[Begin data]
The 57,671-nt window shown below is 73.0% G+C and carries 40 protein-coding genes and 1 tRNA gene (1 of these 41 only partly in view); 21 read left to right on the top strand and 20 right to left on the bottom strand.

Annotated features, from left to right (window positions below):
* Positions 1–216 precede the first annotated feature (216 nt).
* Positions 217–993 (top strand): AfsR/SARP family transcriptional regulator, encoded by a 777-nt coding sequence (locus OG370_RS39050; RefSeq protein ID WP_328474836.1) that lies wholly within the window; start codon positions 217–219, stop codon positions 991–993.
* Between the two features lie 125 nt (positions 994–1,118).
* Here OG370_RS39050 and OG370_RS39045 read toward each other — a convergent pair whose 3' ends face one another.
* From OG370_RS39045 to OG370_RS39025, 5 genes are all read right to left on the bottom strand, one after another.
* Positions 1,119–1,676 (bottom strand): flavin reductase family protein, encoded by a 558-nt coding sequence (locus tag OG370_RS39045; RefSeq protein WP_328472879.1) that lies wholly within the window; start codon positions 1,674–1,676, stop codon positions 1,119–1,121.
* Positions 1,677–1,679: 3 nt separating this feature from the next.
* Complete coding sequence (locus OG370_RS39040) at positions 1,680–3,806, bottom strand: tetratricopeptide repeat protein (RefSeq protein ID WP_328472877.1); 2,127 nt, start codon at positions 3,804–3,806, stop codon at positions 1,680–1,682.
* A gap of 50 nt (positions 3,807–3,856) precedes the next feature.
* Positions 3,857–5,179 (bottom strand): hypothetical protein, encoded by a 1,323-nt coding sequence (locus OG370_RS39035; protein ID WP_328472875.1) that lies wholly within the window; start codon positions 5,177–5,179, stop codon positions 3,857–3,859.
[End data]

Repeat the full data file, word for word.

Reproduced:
The 57,671-nt window shown below is 73.0% G+C and carries 40 protein-coding genes and 1 tRNA gene (1 of these 41 only partly in view); 21 read left to right on the top strand and 20 right to left on the bottom strand.

Annotated features, from left to right (window positions below):
* Positions 1–216 precede the first annotated feature (216 nt).
* Positions 217–993 (top strand): AfsR/SARP family transcriptional regulator, encoded by a 777-nt coding sequence (locus OG370_RS39050; RefSeq protein ID WP_328474836.1) that lies wholly within the window; start codon positions 217–219, stop codon positions 991–993.
* Between the two features lie 125 nt (positions 994–1,118).
* Here OG370_RS39050 and OG370_RS39045 read toward each other — a convergent pair whose 3' ends face one another.
* From OG370_RS39045 to OG370_RS39025, 5 genes are all read right to left on the bottom strand, one after another.
* Positions 1,119–1,676 (bottom strand): flavin reductase family protein, encoded by a 558-nt coding sequence (locus tag OG370_RS39045; RefSeq protein WP_328472879.1) that lies wholly within the window; start codon positions 1,674–1,676, stop codon positions 1,119–1,121.
* Positions 1,677–1,679: 3 nt separating this feature from the next.
* Complete coding sequence (locus OG370_RS39040) at positions 1,680–3,806, bottom strand: tetratricopeptide repeat protein (RefSeq protein ID WP_328472877.1); 2,127 nt, start codon at positions 3,804–3,806, stop codon at positions 1,680–1,682.
* A gap of 50 nt (positions 3,807–3,856) precedes the next feature.
* Positions 3,857–5,179 (bottom strand): hypothetical protein, encoded by a 1,323-nt coding sequence (locus OG370_RS39035; protein ID WP_328472875.1) that lies wholly within the window; start codon positions 5,177–5,179, stop codon positions 3,857–3,859.